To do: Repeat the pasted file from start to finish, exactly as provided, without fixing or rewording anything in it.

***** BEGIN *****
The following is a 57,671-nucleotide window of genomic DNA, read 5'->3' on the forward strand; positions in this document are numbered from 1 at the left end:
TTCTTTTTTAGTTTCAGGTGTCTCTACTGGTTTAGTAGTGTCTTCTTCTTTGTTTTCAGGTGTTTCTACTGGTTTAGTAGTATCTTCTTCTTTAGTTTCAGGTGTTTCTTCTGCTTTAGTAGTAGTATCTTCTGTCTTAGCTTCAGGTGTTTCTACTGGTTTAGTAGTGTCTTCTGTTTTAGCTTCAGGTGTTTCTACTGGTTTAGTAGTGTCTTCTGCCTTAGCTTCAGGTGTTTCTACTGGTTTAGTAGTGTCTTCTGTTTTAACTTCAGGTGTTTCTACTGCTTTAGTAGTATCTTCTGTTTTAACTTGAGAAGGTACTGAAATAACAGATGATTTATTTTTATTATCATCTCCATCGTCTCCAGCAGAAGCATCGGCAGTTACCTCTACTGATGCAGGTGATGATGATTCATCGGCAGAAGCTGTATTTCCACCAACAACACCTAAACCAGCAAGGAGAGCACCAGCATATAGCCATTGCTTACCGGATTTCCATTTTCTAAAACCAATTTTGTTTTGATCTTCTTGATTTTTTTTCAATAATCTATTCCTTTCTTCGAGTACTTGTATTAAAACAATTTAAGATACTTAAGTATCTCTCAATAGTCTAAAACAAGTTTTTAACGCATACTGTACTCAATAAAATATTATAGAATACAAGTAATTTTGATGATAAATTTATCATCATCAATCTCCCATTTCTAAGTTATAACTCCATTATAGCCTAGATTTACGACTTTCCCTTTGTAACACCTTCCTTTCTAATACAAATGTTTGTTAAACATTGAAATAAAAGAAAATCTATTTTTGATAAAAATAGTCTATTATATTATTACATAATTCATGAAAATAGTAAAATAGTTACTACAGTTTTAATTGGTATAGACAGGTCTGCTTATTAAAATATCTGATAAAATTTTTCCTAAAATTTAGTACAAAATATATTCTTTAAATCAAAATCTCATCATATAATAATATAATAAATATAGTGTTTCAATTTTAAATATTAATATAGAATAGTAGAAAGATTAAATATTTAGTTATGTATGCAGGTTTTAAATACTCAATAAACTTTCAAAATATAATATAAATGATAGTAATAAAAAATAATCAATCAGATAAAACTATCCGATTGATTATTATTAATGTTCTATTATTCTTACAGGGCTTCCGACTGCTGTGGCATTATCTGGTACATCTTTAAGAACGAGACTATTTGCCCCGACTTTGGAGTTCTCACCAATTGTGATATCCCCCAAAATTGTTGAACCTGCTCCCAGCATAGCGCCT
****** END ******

The following is a 57,671-nucleotide window of genomic DNA, read 5'->3' on the forward strand; positions in this document are numbered from 1 at the left end:
TTCTTTTTTAGTTTCAGGTGTCTCTACTGGTTTAGTAGTGTCTTCTTCTTTGTTTTCAGGTGTTTCTACTGGTTTAGTAGTATCTTCTTCTTTAGTTTCAGGTGTTTCTTCTGCTTTAGTAGTAGTATCTTCTGTCTTAGCTTCAGGTGTTTCTACTGGTTTAGTAGTGTCTTCTGTTTTAGCTTCAGGTGTTTCTACTGGTTTAGTAGTGTCTTCTGCCTTAGCTTCAGGTGTTTCTACTGGTTTAGTAGTGTCTTCTGTTTTAACTTCAGGTGTTTCTACTGCTTTAGTAGTATCTTCTGTTTTAACTTGAGAAGGTACTGAAATAACAGATGATTTATTTTTATTATCATCTCCATCGTCTCCAGCAGAAGCATCGGCAGTTACCTCTACTGATGCAGGTGATGATGATTCATCGGCAGAAGCTGTATTTCCACCAACAACACCTAAACCAGCAAGGAGAGCACCAGCATATAGCCATTGCTTACCGGATTTCCATTTTCTAAAACCAATTTTGTTTTGATCTTCTTGATTTTTTTTCAATAATCTATTCCTTTCTTCGAGTACTTGTATTAAAACAATTTAAGATACTTAAGTATCTCTCAATAGTCTAAAACAAGTTTTTAACGCATACTGTACTCAATAAAATATTATAGAATACAAGTAATTTTGATGATAAATTTATCATCATCAATCTCCCATTTCTAAGTTATAACTCCATTATAGCCTAGATTTACGACTTTCCCTTTGTAACACCTTCCTTTCTAATACAAATGTTTGTTAAACATTGAAATAAAAGAAAATCTATTTTTGATAAAAATAGTCTATTATATTATTACATAATTCATGAAAATAGTAAAATAGTTACTACAGTTTTAATTGGTATAGACAGGTCTGCTTATTAAAATATCTGATAAAATTTTTCCTAAAATTTAGTACAAAATATATTCTTTAAATCAAAATCTCATCATATAATAATATAATAAATATAGTGTTTCAATTTTAAATATTAATATAGAATAGTAGAAAGATTAAATATTTAGTTATGTATGCAGGTTTTAAATACTCAATAAACTTTCAAAATATAATATAAATGATAGTAATAAAAAATAATCAATCAGATAAAACTATCCGATTGATTATTATTAATGTTCTATTATTCTTACAGGGCTTCCGACTGCTGTGGCATTATCTGGTACATCTTTAAGAACGAGACTATTTGCCCCGACTTTGGAGTTCTCACCAATTGTGATATCCCCCAAAATTGTTGAACCTGCTCCCAGCATAGCGCCT